Dunkin' Donuts Worker's Death Reveals The True Cost Of Our Low-Wage, Part-Time Economy

Worker's Death Reveals The True Cost Of Our Low-Wage Recovery

A New Jersey woman died earlier this week trying to catch a few hours of sleep between jobs, a chilling reminder of the struggle low-wage workers, particularly women, face making ends meet.

Police found Maria Fernandes dead in her car on Monday night, parked in a convenience-store parking lot in Elizabeth, N.J., according to a police press release. Fernandes, 32, was wearing a Dunkin’ Donuts uniform when she was found. A friend and fellow employees told officials she worked as many as four jobs, said Lt. Daniel Saulnier, a spokesman for the Elizabeth police department.

Authorities are waiting on a toxicology report to determine the exact cause of death, but Hazmat investigators found that fumes in Fernandes’ car were caused by a gasoline can that had spilled in the back, according to the release. Friends told police that Fernandes kept gas in her car to avoid running out of gas when traveling between jobs. And she often slept in parking lots to get a few hours of rest between jobs, authorities said.

Maria Fernandes was found dead in her car Monday night.

“It is a very sad story and really tragic, and it shines a light on what is a real problem, particularly for low-wage workers, today,” said Elizabeth Watson, senior counsel and director of workplace justice for women at the National Women’s Law Center.

Fernandes’ death is one of many recent examples of the extreme lengths to which low-income women must go to make a living these days. Shanesha Taylor was charged with felony child abuse in March after she left her two children in the car while she went on a job interview. Debra Harrell was arrested in July after leaving her 9-year-old daughter to play in a park alone while she worked at McDonald’s. Jannette Navarro told The New York Times of the difficulty of her erratic schedule at her $9-per-hour job at Starbucks, which prompted the company to change its scheduling policy.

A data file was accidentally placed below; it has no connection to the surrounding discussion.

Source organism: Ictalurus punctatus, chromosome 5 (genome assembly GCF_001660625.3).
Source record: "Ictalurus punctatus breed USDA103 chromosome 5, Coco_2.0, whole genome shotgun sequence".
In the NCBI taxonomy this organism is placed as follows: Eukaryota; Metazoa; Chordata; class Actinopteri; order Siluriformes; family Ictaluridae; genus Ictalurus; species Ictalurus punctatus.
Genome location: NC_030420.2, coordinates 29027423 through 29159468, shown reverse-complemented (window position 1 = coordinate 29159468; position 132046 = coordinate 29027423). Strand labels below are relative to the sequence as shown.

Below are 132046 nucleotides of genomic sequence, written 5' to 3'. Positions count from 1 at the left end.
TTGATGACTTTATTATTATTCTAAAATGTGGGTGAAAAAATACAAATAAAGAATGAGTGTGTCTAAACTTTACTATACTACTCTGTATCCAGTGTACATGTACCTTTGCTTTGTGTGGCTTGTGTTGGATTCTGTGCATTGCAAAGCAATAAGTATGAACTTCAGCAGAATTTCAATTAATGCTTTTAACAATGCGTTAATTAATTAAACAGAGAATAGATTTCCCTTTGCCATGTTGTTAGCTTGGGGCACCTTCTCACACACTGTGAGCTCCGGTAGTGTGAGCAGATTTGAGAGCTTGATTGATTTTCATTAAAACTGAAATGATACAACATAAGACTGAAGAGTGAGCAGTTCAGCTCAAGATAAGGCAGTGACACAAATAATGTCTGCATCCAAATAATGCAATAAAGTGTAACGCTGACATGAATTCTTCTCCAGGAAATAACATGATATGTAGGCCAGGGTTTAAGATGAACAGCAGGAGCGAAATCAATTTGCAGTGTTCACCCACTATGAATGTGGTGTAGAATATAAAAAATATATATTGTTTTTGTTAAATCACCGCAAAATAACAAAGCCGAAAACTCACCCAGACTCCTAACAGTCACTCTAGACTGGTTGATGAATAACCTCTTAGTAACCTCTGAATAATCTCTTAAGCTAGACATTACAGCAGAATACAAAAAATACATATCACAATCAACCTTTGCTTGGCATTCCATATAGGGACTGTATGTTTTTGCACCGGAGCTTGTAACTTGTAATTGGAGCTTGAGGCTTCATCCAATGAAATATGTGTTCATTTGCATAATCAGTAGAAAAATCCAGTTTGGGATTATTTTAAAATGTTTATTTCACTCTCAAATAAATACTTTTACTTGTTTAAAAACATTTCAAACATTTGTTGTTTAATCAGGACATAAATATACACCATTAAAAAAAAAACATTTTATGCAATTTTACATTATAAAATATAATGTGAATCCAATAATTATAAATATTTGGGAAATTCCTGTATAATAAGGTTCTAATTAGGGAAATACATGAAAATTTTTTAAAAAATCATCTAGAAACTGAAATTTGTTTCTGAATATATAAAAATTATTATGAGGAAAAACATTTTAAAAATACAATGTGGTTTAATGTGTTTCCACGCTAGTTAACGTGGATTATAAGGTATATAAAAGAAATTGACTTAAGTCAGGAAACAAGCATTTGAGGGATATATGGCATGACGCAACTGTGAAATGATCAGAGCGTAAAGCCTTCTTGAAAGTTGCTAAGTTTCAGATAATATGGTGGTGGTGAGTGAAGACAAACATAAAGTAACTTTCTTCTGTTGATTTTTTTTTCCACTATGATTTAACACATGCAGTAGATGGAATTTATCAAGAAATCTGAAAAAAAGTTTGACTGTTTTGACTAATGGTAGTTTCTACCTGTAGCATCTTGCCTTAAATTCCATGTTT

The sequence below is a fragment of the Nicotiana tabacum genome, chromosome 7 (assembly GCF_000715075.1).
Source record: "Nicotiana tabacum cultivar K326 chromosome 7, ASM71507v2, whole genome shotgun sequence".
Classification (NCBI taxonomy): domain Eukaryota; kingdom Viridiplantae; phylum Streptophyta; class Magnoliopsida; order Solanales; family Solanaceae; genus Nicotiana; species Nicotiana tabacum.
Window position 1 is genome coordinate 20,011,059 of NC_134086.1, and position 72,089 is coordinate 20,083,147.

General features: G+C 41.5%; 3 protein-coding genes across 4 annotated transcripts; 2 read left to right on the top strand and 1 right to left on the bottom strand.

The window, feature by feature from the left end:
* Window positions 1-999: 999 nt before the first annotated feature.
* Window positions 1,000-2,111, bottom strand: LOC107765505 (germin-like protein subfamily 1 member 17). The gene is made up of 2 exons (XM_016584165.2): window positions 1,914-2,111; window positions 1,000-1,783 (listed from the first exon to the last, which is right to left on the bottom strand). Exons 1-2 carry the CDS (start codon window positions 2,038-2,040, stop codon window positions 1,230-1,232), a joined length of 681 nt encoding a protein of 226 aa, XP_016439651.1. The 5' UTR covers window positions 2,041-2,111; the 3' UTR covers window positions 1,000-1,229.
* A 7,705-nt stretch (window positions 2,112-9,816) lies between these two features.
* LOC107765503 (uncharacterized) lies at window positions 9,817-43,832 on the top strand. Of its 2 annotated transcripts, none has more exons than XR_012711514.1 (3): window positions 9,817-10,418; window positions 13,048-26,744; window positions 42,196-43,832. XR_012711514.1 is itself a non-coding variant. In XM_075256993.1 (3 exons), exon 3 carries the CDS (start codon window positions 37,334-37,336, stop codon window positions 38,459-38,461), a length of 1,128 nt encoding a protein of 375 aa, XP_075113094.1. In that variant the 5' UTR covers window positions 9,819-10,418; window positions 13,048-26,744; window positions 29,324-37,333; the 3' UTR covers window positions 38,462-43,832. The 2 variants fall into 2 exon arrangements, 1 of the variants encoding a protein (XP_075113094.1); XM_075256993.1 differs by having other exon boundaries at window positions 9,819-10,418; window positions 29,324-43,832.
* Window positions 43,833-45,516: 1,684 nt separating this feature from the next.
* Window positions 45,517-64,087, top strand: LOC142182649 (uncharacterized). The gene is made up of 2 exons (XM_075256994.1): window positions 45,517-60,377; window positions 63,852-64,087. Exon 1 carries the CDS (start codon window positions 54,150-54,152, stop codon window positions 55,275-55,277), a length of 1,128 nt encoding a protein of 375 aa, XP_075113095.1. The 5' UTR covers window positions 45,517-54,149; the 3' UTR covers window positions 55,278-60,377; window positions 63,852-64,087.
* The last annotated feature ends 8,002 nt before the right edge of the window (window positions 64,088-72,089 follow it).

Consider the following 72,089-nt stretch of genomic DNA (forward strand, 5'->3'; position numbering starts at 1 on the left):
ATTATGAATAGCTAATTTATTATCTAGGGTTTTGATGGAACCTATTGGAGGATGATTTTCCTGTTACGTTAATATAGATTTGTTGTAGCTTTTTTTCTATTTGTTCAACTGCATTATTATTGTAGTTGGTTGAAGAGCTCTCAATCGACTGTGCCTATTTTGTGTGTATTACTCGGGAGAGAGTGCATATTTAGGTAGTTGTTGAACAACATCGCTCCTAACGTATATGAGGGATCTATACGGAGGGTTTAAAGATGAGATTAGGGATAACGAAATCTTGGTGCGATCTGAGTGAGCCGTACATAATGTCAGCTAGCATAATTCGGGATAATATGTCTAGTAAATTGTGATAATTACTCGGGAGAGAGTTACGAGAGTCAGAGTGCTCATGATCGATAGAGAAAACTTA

Low-wage and part-time work has proliferated in the post-recession economy. While jobs in fast food and retail are booming, the middle-wage jobs that disappeared during the recession have been slower to return. Meanwhile, the costs of child care, health care, education and other services have kept rising, adding to the burden on low-wage workers.

These trends have hit women particularly hard, contributing to an “ongoing and growing problem” of women being concentrated in low-wage work, Watson said. Women make up about two-thirds of low-wage workers. Between 2009 and 2013, 35 percent of women's job gains were in low-wage sectors compared to just 18 percent of men's, according to data from the NWLC. Even in these low-wage jobs, women make 90.4 cents to every man's dollar, on average.

Low wages and unreliable schedules mean that low-wage employees are often forced to work more than one job to make a living. Women suffer more than men in that regard, too, according to the Institute for Women’s Policy Research, a think tank focused on women’s economic issues. There are 3.3 million women in the U.S. working multiple jobs, compared to 3.4 million men. But women are almost twice as likely to be working several part-time jobs instead of one full-time job with a secondary part-time gig, according to Heidi Hartmann, the president of IWPR.

Though Fernandes didn't have any children, according to police, for many women working low-wage jobs, these issues are compounded by the fact that they have to arrange and pay for child care.

“For women, it’s just a lot harder to put together a full-time salary, and they have to do it by working two or more part-time jobs,” Hartmann said.

Fernandes worked at multiple Dunkin’ Donuts, including one at Newark Penn Station, Saulnier said. Though she wore the same uniform for each, these were technically separate jobs. Dunkin’ Donuts confirmed that the outlets where she worked were owned by different franchisees and that the different owners didn't know she was working at multiple restaurants. Fernandes worked as little as 10 hours a week at one franchise and as many as 40 hours a week at another.

“We are deeply saddened to learn of the tragic death of Maria Fernandes,” Michelle King, a Dunkin’ Donuts spokeswoman, wrote in a statement to HuffPost. “We send our deepest sympathies to her family and friends.”

-- Arthur Delaney contributed to this report.

UPDATE: This story has been updated to include more information on the number of hours Fernandes' worked and her family status.

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